LONDON — The pound held relatively steady on Monday evening at $1.31 after members of Parliament torpedoed Theresa May’s Brexit plan for the second time, setting Britain down a rocky road to a hard, unmanaged exit from the European Union.
Before the vote, the FTSE 100 closed up 0.3 percent at 7,151.2. Earlier in the day, the currency had dipped to $1.30 after U.K. attorney general Geoffrey Cox published a statement making clear that May had not won strong enough concessions from the EU about the future of the Irish border, the biggest sticking point in her deal.
After a full day of debate and impassioned pleas from May — whose voice was hoarse from an all-nighter of last-minute negotiating in Strasbourg — members of Parliament shot down her amended withdrawal agreement, 391 to 242.
May said she “profoundly regretted” Parliament’s vote, and remains convinced that a hard Brexit would not be good for the country, which must leave the EU “in an orderly fashion.”
Tuesday night’s defeat was less severe than the one on Jan. 15, which saw MPs vote against her proposal by an overwhelming majority of 230 votes, the biggest government defeat in history.
Given that May has lost, there will be two more votes this week, one set for Wednesday about whether to pull a no-deal Brexit option off the table. If MPs do manage to reject a no-deal Brexit, they’ll gather at the House of Commons one more time, on Thursday, to vote on whether to delay the withdrawal date, which is set for March 29.
If parliamentarians decide to keep a no-deal option on the table, then the U.K. could well have a “hard,” or unmanaged, Brexit. A hard Brexit will likely cause immediate, short-term problems with cross-border trading, movement of people, tariffs and disruption to businesses that have not made plans for such a scenario.
Following Tuesday’s vote, Carolyn Fairbairn, director general of the British business lobby CBI, demanded clarity from the government and Parliament this week. The CBI says it speaks on behalf of 190,000 businesses and calls itself “the British business voice” around the world.
“Enough is enough. This must be the last day of failed politics,” said Fairbairn. “A new approach is needed by all parties. Jobs and livelihoods depend on it. Extending Article 50 to close the door on a March no-deal is now urgent. It should be as short as realistically possible and backed by a clear plan. It’s time for Parliament to stop this circus.”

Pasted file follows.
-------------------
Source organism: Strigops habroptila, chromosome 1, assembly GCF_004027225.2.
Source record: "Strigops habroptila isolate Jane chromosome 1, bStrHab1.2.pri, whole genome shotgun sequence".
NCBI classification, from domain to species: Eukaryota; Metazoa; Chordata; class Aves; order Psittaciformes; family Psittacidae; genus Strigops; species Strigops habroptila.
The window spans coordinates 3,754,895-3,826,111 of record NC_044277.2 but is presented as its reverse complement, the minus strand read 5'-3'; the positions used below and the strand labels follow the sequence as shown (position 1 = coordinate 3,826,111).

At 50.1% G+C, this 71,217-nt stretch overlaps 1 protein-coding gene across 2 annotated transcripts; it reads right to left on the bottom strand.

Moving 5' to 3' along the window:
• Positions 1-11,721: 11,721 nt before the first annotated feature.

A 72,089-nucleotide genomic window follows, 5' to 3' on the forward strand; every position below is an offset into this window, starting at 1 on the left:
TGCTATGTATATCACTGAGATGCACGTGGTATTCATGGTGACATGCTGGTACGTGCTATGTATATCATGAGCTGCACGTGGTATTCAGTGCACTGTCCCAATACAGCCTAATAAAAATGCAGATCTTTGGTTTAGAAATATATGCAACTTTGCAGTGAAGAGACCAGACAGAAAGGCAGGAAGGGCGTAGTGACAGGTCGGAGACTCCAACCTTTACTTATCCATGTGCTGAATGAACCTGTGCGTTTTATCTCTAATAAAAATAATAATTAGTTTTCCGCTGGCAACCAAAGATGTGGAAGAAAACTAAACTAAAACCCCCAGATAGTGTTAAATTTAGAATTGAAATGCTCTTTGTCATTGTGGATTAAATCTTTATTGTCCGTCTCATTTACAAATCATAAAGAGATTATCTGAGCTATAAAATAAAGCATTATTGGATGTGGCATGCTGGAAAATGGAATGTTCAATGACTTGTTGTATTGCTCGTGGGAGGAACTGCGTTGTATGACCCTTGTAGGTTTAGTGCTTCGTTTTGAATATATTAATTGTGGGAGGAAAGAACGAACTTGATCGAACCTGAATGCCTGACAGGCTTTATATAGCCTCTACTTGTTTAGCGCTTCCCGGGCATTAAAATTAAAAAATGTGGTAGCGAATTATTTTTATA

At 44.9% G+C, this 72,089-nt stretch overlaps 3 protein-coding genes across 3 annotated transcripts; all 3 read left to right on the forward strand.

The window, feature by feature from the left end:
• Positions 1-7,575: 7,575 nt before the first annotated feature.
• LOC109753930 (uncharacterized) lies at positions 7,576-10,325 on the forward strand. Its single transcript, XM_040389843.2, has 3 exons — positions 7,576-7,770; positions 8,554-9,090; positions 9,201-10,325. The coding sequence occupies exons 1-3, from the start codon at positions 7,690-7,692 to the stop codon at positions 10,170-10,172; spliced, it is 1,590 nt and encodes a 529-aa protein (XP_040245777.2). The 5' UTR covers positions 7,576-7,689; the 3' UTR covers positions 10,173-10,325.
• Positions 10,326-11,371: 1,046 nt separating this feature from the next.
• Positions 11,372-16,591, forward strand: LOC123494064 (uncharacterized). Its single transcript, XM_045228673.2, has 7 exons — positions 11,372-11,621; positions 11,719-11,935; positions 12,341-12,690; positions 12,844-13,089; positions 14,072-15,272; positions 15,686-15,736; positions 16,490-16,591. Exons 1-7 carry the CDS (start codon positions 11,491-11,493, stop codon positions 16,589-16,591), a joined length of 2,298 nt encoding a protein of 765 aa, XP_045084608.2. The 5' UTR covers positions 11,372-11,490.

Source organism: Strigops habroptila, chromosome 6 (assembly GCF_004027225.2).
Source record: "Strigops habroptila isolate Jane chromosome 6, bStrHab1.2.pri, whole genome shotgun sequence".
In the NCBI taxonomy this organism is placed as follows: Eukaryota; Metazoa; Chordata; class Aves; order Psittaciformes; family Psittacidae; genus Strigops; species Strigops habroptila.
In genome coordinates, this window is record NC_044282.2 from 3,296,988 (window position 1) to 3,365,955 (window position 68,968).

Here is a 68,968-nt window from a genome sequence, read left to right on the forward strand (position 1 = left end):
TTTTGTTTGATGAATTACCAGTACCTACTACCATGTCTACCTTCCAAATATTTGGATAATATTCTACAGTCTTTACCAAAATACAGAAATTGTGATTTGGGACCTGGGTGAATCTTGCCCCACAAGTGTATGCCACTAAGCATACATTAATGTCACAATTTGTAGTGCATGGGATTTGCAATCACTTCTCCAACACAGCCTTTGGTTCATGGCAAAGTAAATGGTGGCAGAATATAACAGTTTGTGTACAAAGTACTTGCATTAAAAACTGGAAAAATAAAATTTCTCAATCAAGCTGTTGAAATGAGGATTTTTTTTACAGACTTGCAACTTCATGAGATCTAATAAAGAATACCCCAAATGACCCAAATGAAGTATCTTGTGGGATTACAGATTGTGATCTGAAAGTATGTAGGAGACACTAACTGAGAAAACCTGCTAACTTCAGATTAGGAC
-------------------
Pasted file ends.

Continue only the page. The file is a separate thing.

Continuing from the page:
The sticking point in May’s withdrawal plan is the border between Northern Ireland, which is part of the U.K., and the Republic of Ireland, which is part of the EU. The border is open, meaning that people, goods and services flow freely without any checks.
The big question is what would happen to the Irish border if Britain and the EU cannot hammer out a trade deal after Britain leaves. The wording of the current Brexit deal means that Britain could be stuck in a permanent customs union with the EU. The EU would also have the ultimate power to decide whether Britain can exit the customs union if no trade deals are reached.
A permanent customs union with the EU would defeat the entire purpose of Brexit. It means that Britain would not be able to strike any independent trade deals with international partners.
Before Tuesday’s vote, May told lawmakers she had assurances that the “Irish backstop” will only ever be temporary, so there’s no need to worry. On Tuesday, the attorney general begged to differ, saying that Britain, effectively, remains at the mercy of the EU with regard to the Irish border.
There are other possibilities in addition to a hard Brexit, and nothing is for certain. Even the most knowledgeable — and talkative — pundits admit that the British government will soon be in uncharted territory.
May could decide to resign, or she might be ousted by her own party and replaced by another Conservative who might be able to rally votes for a different sort of deal. May could also call a general election, although she has indicated that it’s not an ideal option, and would only cause more confusion and disruption.
Although it’s unlikely, May could schedule a third vote on her Brexit deal in the hope that MPs miraculously change their minds and back her.
She could also call another referendum, asking the public to vote on her deal or to decide — again — whether or not they want to break from the EU. Whatever happens this week, hard Brexit, a delay or a call for a new government will cause even more uncertainty for consumers and businesses alike.